February 15, 2007 FGDC Steering Committee Meeting Minutes

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Tom Weimer, Chair: 

The Geospatial Line of Business was formally released in the President’s 2008 budget.  Thank you for your participation and support on the LoB task force.  The Steering Committee’s ongoing leadership and guidance will be critical to the success of this activity as we move into the implementation phase. 

Karen Evans, Vice-Chair: 

The Geospatial Line of Business requirements were included in both the House and Senate versions of the Continuing Resolution.  OMB’s notification report on the E-Gov initiatives was passed to Congress on February 2 and has been provided to the oversight committees, appropriations committee and subcommittees.  The Geospatial LoB is listed in Section 938 and is detailed as a planned investment strategy.  

Agencies without notification requirements in last year’s appropriations bill should begin implementing the LoB, provided an operating plan is in place.  We need to include this information in your agencies’ operating plans.  It is reflected in your 08 congressional justifications.  From a budgetary standpoint we should not have any issues.  Your agencies already signed off on these activities before the proposed plans went to the Hill.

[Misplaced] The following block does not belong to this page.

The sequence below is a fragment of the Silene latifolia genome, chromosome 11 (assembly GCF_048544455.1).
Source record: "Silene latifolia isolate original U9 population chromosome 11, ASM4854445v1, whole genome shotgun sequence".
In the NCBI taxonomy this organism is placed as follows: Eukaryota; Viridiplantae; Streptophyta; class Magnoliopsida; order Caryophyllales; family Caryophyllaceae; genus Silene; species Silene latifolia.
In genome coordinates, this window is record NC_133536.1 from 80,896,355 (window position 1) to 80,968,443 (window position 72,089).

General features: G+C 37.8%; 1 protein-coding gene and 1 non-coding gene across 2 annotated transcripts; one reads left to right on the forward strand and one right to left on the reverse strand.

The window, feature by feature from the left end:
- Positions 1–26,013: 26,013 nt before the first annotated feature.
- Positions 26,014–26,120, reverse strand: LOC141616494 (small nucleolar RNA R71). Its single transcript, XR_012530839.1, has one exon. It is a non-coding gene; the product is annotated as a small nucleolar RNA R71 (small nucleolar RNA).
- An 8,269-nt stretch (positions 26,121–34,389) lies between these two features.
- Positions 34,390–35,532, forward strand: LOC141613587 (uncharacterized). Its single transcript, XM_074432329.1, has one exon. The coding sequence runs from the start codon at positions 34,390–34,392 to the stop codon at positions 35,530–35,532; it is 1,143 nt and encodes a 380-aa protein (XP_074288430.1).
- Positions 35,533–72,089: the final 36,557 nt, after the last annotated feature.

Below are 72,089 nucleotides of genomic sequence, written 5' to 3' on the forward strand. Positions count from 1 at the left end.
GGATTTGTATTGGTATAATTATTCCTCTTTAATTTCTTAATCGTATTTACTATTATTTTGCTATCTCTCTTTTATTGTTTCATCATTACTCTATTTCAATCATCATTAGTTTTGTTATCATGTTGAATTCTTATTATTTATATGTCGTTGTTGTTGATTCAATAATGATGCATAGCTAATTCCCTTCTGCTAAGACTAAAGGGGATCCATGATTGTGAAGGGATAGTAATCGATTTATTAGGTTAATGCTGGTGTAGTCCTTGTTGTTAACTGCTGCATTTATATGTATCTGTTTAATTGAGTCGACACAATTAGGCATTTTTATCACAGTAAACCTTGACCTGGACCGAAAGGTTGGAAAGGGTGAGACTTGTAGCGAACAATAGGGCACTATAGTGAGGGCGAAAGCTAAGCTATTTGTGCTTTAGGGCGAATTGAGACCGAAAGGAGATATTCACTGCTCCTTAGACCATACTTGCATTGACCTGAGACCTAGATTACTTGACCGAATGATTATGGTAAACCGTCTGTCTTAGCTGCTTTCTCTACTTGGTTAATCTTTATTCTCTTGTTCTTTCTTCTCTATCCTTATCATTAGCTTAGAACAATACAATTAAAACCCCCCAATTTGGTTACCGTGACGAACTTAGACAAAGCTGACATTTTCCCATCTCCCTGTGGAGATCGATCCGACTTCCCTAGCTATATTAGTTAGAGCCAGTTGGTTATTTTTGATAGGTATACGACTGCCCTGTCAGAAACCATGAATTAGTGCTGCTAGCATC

Implementation of the Geospatial Line of Business – Ivan DeLoatch, Geo LoB Managing Partner and FGDC Staff Director  


After the Joint Business Case for the Geospatial Line of Business was submitted to OMB in September the task force work groups continued to lay the groundwork in preparation for the February 5 launching of the President’s budget.   

Geo LoB Implementation:

  • Initiate and complete the BDR process & analysis – include qualitative web-based survey
  • Complete the MOU and IA process
  • Complete the PMO Con Ops
  • Organize A-16 reporting task (Passback requirement)
  • Establish the PMO
  • Complete Transition activities
  • Organize the new Workgroups
  • Develop LoB Performance Management Strategy and Plan
  • Develop FY 09 Joint Business Case 

OMB 2007 Budget Passback Language Guidance

  • Define a common set of investment definitions by December 30, 2006.
  • Agencies should update and report to OMB by March 30, 2007, their inventories of geospatial data and systems – the Budget Data Request
  • NSDI data theme steward agencies, as identified in OMB Circular A-16, should also provide a status and planned development baseline for each of the 34 A-16 datasets, including establishment of target dates, costs, and tasks for completing each dataset. (milestone TBD)
  • Agencies should continue to support the development of the Geo LoB in FY07 and FY08 at the funding levels described in the Joint business Case.   

Program Management Milestones:        

  • Execute MOUs/Interagency Agreements – need MOU Contact -- Jan 2007, all MOUs must be in place by March 30
  • Final copy of FY 08 Geospatial JBC (Exhibit 300) submitted to OMB -- Jan 16, 2007
  • FY 08 Geospatial JBC (Exhibit 300) made public – redacted version -- Feb 20 2007